Seniors tend garden for comfort during troubled times

  • Monday, November 2, 2020 1:30am
  • News
Plants in the mobile garden are watered. Courtesy photos

With the world locked down due to COVID-19, Bainbridge Island Health & Rehabilitation has found an innovative way to keep its residents connected to nature.

Through a new partnership with Eldergrow, an award-winning Seattle-based therapeutic gardening company, Bainbridge Island residents are now able to nurture an indoor garden from the safety of their community. Eldergrow offers therapeutic gardening programs to seniors in residential and skilled communities.

“In this unprecedented time, it brings us comfort that our residents can safely interact with nature throughout their days,” said Adam Canary, administrator at Bainbridge Island.

Tiffany Miller-Rhees, who leads the program as activity coordinator, said the seniors enjoyed planting the flowers and herbs in the garden at the beginning. Now she schedules them to take turns watering the plants, “which they love.”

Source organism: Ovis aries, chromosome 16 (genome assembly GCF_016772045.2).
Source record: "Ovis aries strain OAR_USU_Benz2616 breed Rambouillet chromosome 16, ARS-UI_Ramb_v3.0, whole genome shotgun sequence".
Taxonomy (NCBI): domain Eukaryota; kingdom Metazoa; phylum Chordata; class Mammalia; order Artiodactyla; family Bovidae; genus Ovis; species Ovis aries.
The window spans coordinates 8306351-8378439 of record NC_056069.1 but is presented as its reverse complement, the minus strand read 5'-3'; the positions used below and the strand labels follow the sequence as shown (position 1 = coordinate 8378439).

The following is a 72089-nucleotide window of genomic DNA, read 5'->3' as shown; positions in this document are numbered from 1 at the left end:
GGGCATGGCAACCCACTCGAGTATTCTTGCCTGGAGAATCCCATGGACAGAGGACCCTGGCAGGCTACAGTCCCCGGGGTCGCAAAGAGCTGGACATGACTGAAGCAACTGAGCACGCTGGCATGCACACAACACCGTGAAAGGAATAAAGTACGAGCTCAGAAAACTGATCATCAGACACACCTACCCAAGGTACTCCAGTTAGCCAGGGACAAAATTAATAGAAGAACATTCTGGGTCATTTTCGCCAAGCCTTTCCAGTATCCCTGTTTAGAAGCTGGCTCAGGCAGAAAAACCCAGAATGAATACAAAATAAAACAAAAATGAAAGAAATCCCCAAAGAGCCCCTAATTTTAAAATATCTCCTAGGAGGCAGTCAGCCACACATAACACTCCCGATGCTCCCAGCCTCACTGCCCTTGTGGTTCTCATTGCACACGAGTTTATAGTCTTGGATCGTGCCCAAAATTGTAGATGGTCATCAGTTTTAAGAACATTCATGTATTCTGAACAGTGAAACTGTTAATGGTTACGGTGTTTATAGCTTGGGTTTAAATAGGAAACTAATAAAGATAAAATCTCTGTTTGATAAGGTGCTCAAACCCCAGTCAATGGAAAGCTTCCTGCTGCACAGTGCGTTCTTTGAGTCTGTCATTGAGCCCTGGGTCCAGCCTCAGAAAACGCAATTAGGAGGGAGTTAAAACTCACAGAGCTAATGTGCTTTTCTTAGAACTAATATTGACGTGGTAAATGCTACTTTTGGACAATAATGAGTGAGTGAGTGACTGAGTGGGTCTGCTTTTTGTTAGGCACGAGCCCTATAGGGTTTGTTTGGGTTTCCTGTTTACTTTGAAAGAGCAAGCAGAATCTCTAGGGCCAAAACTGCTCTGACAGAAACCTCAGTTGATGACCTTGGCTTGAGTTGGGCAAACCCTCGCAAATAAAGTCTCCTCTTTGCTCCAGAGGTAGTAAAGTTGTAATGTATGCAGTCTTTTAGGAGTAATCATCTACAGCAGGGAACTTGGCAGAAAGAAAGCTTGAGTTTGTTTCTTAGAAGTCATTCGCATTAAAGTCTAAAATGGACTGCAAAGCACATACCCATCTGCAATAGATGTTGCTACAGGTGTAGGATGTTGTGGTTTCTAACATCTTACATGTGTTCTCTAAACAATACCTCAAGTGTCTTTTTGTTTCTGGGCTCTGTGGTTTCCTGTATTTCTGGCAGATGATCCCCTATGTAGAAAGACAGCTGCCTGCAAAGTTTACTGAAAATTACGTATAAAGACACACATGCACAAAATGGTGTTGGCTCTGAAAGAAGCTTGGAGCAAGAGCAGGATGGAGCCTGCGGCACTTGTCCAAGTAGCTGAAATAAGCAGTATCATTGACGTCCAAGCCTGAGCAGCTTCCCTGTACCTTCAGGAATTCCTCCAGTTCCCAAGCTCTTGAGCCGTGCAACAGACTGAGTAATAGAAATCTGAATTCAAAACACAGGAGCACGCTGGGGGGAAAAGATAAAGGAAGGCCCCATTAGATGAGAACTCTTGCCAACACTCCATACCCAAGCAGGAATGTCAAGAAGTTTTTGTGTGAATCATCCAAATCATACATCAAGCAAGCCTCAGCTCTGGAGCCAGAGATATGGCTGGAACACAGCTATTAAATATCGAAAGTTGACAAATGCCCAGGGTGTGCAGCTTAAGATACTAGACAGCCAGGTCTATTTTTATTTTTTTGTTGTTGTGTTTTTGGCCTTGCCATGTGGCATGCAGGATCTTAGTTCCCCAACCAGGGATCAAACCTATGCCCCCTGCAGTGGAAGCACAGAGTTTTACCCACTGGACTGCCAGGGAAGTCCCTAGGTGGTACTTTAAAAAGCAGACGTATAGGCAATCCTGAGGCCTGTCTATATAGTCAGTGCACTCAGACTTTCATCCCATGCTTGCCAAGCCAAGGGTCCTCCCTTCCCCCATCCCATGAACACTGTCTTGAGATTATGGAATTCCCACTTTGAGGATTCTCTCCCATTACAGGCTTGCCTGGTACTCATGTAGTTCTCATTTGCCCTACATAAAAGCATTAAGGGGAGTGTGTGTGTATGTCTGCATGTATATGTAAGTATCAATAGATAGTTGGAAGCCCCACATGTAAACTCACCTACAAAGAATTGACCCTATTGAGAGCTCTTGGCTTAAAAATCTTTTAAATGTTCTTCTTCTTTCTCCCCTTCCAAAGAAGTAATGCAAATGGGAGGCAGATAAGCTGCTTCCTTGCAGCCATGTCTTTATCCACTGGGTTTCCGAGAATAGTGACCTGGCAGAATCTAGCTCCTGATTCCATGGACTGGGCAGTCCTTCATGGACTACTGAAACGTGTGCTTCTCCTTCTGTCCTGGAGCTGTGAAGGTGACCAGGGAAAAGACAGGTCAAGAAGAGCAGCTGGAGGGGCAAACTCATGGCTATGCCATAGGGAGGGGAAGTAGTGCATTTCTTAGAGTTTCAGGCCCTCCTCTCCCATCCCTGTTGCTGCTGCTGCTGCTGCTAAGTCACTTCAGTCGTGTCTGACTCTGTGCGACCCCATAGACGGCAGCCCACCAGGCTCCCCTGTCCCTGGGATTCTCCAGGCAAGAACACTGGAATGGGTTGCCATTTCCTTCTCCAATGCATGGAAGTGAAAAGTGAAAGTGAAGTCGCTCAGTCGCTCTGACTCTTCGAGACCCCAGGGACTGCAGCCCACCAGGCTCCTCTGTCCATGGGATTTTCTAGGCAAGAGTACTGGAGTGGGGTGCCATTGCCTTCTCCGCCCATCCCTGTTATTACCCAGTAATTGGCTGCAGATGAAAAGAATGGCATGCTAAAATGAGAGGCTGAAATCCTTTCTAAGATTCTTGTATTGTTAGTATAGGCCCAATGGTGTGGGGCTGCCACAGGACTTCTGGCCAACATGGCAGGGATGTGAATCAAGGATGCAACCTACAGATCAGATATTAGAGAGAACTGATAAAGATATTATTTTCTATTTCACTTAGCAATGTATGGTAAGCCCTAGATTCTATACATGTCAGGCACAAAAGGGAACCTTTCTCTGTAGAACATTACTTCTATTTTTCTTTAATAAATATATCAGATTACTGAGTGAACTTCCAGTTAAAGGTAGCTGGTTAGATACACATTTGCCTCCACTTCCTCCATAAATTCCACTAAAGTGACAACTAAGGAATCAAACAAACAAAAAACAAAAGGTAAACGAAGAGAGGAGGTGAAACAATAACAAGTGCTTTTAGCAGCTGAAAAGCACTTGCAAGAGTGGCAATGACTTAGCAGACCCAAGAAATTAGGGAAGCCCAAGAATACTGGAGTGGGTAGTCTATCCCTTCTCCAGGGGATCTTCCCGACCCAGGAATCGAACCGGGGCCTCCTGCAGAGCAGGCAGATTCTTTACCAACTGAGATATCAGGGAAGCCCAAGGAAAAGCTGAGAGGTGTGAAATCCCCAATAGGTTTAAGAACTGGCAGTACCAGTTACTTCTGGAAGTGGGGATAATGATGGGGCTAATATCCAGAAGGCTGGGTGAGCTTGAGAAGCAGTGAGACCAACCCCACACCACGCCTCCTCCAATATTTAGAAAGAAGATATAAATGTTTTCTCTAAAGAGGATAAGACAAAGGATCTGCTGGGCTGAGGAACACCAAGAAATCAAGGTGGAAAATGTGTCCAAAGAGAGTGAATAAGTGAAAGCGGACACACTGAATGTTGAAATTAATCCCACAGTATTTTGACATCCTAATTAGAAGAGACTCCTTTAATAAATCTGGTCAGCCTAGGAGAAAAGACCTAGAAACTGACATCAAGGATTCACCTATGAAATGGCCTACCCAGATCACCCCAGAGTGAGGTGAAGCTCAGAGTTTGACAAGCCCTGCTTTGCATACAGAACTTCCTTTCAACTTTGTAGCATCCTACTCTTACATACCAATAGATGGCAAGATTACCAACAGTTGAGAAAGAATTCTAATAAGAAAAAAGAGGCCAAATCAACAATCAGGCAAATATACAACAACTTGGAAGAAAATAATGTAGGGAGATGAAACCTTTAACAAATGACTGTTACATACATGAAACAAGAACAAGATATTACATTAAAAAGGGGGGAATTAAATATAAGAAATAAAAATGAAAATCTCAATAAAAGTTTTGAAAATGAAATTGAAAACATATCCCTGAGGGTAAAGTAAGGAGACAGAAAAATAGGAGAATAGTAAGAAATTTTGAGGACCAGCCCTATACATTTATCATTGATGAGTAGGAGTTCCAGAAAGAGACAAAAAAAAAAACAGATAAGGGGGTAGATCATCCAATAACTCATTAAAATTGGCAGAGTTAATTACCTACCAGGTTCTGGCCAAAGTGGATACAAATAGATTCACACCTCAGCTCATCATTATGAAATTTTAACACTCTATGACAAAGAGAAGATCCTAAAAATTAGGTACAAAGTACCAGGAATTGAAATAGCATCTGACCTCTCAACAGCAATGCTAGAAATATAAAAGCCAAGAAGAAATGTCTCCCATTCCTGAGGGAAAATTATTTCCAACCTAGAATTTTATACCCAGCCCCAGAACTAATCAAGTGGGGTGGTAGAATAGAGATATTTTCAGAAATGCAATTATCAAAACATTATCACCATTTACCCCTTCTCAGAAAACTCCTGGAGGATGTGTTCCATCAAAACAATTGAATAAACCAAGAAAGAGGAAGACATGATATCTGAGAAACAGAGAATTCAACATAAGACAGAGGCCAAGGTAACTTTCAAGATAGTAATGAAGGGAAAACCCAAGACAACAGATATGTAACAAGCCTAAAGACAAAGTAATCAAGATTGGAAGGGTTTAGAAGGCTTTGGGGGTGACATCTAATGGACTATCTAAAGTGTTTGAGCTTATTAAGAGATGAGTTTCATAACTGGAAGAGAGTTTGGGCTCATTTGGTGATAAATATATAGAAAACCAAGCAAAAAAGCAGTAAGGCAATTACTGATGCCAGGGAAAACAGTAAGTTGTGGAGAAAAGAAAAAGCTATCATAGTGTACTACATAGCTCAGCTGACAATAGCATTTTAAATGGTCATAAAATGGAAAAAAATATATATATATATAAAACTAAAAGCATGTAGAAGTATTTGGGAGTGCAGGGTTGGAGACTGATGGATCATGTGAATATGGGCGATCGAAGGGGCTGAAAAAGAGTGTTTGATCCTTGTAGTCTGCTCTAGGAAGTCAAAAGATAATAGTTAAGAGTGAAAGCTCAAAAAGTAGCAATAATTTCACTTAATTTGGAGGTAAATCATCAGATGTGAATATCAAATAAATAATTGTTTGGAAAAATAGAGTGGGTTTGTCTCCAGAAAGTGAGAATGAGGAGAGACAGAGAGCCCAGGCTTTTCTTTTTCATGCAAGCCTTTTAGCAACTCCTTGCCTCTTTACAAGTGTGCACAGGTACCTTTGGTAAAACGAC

About 15 seniors are involved in the program. The garden is located in the therapy room, which motivates some of them to go to that gym for their much-needed workouts.

Grow lights shine on the garden 12 hours a day, while a fan is on all the time to keep bugs out.

Eldergrow sends Miller-Rhees activities the seniors can do with the garden, such as smelling the herbs or painting the flowers. The garden is on a wooden, wheeled container so it can be taken outside. The mobile gardens are handcrafted in Washington by veterans and adults living with disabilities.

Studies show that therapeutic horticulture reduces depression, improves balance and lowers the risk factors for dementia by 36%. Eldergrow offers elders a therapeutic connection to nature through enrichment classes on horticulture, culinary and garden art. Bainbridge Island Health & Rehabilitation will keep maintaining their garden and therapeutic program remotely with the help of Eldergrow’s virtual activities and garden coaching during coronavirus restrictions.

Seniors tend to the garden as a positive activity during these troubled times.

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